This post is part of the LTER’s Short Stories About Long-Term Research (SSALTER) Blog, a graduate student driven blog about research, life in the field, and more. For more information, including submission guidelines, see lternet.edu/SSALTER
by Dante Capone, graduate student at the Scripps Institute of Oceanography and the California Current Ecosystem LTER
While not many know plankton beyond the obsessively scheming green antagonist of Spongebob, most people can recognize jellyfish. Jellies are members of the plankton, specifically zooplankton-tiny animals that drift along with the ocean currents. From the alien appearance and mesmerizing, pulsating movement of scyphozoans (‘true jellies’), to the infamous sting of the Portuguese Man-o-war siphonophore, what most people know collectively as jellyfish are actually just a slice of the diverse group known as gelatinous zooplankton(sometimes called “Gelata”). Gelatinous zooplankton include members of the phylum Cnidaria (which includes corals and anemones), chordates (which are closely related to us), comb jellies, sea butterflies, arrow worms, as well as some types of polychaete and annelid worms. Most have translucent bodies made up of mostly water. When we pull them out of the ocean, they lose much of their elegance and can become challenging to identify or even damaged. As biological oceanographers, we collect these fascinating animals to answer globally impactful questions beyond the basic “how painful is its sting?”
There are a multitude of reasons why gelatinous zooplankton pose an enticing scientific challenge. First, compared to the typical plankton we pull up in our nets which are often hardly visible with the naked eye, many gelatinous zooplankton are orders of magnitude bigger. This makes them stand out when looking into the collected sample. It’s like if you were sitting outside watching tiny sparrows or hummingbirds at your bird feeder when all of a sudden a giant pterodactyl landed to join the feast. This stark size discrepancy combined with the delicate nature of the gelata means our typical protocols of transferring the collected plankton onto small filters and measuring the mass often need to be adapted. Their size means that gelatinous zooplankton can contain more carbon, may consume different types of prey items, and may in turn be consumed by different predators. Each of these differences from the typical paradigm of crustacean plankton have resounding implications for the marine ecosystem. One famous example is that the poop of salps is so much larger than that of other plankton that blooms of these animals can significantly impact deep-sea carbon export and sequestration.
In the California Current Ecosystem (CCE) LTER, our time series of plankton net tows is punctuated by booming blooms of gelatnious zooplankton. Commonly blooming species include a host of unique characters such as salps, pyrosomes, and most recently the siphonophore known as Velella velella (Image 1,2,3). Salps and pyrosomes are both pelagic tunicates (chordates) who live in the water column and have complex life cycles, alternating between sexual and asexual phases. During asexual life stages, these gelatinous zooplankton form colonies of clones, which allows them to proliferate much faster than strictly sexual reproducing crustacean zooplankton such as krill or copepods.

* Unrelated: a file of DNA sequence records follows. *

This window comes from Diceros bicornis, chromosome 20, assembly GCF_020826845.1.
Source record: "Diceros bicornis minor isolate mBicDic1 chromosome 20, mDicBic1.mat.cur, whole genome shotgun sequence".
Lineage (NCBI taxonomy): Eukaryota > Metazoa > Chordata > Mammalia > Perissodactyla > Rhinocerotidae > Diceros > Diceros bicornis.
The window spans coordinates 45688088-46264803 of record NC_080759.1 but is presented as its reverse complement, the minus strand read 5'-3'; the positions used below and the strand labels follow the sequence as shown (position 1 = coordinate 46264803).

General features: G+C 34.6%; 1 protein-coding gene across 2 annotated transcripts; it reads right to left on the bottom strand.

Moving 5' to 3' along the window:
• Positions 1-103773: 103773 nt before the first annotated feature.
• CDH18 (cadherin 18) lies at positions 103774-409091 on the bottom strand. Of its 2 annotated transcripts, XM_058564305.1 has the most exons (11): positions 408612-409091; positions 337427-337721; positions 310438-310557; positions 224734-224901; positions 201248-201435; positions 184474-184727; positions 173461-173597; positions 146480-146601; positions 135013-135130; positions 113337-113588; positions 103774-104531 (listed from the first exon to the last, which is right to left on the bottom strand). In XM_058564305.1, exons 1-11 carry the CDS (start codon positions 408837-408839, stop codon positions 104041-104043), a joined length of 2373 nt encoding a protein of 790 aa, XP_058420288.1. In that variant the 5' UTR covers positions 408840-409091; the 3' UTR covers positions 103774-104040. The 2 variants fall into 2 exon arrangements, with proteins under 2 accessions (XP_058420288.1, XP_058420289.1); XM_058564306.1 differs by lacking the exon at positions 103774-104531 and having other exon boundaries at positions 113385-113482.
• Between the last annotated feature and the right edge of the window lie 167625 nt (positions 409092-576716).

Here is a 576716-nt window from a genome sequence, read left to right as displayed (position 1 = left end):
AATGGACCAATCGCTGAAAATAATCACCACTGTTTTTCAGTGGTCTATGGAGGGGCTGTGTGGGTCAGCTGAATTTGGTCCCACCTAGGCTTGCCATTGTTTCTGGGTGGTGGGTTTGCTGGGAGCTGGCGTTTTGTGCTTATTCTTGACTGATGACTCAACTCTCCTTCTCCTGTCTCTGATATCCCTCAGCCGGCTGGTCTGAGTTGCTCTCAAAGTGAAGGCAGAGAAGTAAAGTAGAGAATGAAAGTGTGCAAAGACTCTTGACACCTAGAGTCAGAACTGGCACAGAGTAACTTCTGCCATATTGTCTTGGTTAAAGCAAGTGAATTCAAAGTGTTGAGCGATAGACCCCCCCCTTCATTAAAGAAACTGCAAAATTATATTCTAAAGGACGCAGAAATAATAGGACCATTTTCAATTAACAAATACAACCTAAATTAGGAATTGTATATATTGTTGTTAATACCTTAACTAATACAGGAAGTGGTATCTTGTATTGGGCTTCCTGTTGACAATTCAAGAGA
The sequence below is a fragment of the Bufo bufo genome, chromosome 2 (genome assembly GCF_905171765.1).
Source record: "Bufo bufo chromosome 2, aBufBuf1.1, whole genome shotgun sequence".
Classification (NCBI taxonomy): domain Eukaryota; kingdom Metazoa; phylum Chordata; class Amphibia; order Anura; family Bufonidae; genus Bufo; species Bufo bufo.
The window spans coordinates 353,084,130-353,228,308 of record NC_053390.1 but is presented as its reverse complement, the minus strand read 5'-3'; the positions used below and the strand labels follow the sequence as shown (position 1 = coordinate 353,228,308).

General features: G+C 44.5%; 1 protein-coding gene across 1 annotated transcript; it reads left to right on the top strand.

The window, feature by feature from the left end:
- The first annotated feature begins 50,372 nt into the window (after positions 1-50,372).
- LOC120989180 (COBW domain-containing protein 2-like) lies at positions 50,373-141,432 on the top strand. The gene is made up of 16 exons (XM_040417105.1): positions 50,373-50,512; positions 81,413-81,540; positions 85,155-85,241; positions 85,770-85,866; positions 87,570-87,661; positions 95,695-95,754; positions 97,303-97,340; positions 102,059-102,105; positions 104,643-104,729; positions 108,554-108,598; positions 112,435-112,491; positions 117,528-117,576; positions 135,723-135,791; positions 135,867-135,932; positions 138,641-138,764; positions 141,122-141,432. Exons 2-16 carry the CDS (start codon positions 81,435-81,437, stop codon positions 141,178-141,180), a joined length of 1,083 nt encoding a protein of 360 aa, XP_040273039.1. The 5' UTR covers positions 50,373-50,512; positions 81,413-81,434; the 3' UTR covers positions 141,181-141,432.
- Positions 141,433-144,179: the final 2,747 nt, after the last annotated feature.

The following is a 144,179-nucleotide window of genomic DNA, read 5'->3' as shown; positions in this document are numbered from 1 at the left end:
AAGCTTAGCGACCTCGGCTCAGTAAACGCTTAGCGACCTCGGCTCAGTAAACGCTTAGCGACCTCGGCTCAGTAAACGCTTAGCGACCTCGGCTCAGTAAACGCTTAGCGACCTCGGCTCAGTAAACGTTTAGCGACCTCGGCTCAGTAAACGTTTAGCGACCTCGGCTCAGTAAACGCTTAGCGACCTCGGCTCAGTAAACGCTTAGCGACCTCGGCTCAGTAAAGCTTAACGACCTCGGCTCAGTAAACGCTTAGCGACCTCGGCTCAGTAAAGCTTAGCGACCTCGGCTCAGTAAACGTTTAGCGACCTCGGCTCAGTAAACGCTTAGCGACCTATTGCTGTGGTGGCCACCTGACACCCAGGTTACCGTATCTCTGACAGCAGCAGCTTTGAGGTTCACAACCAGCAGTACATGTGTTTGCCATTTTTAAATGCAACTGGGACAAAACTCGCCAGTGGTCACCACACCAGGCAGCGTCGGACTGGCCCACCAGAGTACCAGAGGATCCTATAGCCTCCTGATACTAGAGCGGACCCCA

Off to sea
Scientists in the CCE are currently piecing together the multitude of physical, biological and chemical factors that facilitate these shocking explosions of gelata. In the most recent CCE cruise during July 2021, we found ourselves immersed in a sea of the pyrosome Pyrosoma atlanticum, which rose to the surface at night in masses of long, pink bioluminescent colonies that often clogged the ship’s intake. Pyrosomes have been abundant across the CCE from the Oregon Coast down to San Diego since the historic marine heatwave known as ‘the Blob’ struck the US West Coast back in 2014-2015.
We will be beginning Phase IV of the CCE-LTER program with a small pilot cruise in October, followed by a full 5 week cruise in February. Part of our next set of scientific inquiries involves exploring how extreme events such as marine heat waves impact the ecosystem. Collecting more gelata at sea, observing and testing what conditions allow them to thrive, and understanding their influence on the food web is crucial for anticipating future states of the CCE and warming ocean as a whole.
Hi everyone! My name is Dante Capone and I’m a PhD Student at Scripps Institution of Oceanography studying biological oceanography and a member of the California Current Ecosystem LTER site. My research in the Décima Lab examines environmental patterns of zooplankton diversity and the effects of wildfires on marine ecosystems. Outside of research I enjoy making ocean-inspired art, competitive running, and baking sourdough bread. Follow our lab instagram @decima.lab for plankton content!